Just three months into our yearlong 25th Anniversary year, we had a thoroughly reworked and completely exciting ViperJet on the cover. Lucky Doug Rozendaal, having seen the airplane at Reno years before, finally got stick time in what he expected to be a raw, almost military execution of a personal jet. Instead of that, “I found an air-conditioned airplane with a glove leather interior and rosewood inlaid circuit-breaker panels.” After reaching a peak speed (actually, the highest test speed the aircraft had been subjected to) of 325 knots indicated (420 knots true), Rozendaal and demo pilot Greg Bennett pulled back to a more miserly power setting of 300 knots true at a mere 120 gallons per hour. Ah, the joys of the pure-jet J85 in the belly. Plans for a turbofan-powered ViperJet never materialized.
Two ads this month of interest. First was Garmin’s then-new GPSMAP 696, a large-format, fully featured GPS with XM WX weather capabilities and a multitude of pushbuttons, including five context-sensitive hot keys along the bottom. We didn’t know it then, but this would form the basis of Garmin’s first G3X Experimental EFIS. Lycoming’s new Thunderbolt engine division placed Mike Goulian’s Extra 300 in a bold repose and suggested that “If your idea of fun would make other pilots puke, then this is the engine for you.” Stay classy, you guys.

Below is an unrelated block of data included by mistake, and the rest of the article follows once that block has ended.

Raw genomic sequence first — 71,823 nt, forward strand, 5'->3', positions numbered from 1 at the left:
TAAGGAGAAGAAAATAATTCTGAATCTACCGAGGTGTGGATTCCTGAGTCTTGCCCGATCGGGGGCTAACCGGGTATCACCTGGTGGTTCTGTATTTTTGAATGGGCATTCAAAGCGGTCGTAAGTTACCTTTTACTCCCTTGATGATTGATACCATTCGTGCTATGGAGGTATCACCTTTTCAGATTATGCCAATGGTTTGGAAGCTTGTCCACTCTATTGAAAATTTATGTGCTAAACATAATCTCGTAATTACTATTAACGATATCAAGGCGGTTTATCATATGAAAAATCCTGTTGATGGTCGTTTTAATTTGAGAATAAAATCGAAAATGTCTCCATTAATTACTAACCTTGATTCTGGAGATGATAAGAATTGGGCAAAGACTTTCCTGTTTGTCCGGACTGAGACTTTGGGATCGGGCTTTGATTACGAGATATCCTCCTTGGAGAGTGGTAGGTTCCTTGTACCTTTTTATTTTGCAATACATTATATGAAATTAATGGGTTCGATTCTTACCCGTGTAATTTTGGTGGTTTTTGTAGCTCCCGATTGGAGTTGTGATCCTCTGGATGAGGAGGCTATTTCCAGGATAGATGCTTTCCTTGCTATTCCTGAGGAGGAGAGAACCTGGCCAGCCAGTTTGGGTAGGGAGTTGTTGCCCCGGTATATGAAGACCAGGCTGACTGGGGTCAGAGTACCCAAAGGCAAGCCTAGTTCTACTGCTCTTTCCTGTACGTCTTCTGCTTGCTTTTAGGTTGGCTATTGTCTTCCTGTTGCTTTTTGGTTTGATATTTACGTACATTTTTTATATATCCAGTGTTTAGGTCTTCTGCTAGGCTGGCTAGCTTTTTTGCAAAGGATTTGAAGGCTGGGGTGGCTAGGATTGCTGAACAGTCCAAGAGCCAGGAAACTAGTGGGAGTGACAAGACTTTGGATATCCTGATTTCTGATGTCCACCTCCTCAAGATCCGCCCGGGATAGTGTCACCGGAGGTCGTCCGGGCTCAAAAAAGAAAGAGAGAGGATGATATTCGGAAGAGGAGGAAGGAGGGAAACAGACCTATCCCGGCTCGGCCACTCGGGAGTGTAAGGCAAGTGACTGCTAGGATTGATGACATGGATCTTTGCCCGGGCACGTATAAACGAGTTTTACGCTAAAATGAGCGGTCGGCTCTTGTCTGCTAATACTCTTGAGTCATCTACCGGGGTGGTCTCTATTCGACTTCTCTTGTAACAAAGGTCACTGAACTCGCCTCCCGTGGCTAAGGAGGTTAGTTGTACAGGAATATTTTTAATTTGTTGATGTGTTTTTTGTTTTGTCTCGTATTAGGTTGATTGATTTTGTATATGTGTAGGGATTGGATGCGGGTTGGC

Following our annual engine directory in this issue—yes, we’ve been doing them since time began, or so it seems—we had a story on Precision Airmotive’s new Eagle EMS, an electronic fuel injection and ignition system for traditional aircraft engines. Precision had owned the Bendix mechanical fuel injection brand by that time and was eager to launch its product as the next generation of fuel delivery. As mentioned in the story, though, Continental and Lycoming had, in the decade before, launched fully electronic engine management (FADEC) but were not successful.
Even Precision, which was trying to entice airframe makers in the trainer market to adopt, had limited success, so the Eagle EMS was aimed at the Experimental market. It didn’t have much of a take rate there, either; and while there continue to be electronic injection and ignition systems for homebuilts today, their numbers are small compared to more traditional hardware.
The last installment in a build series—another something we’ve been doing a long time—saw Ken Scott and Ken Kruger’s one-off single-seat LSA, the KK-1, finally fly. The design, powered by a converted VW engine, was reasonably quick, “a little over 120 mph if you push it to 4 gph,” Scott noted in the story. “At 3 gph, it will cruise at just under 100 mph.” He summed up its flying qualities as “pleasant.”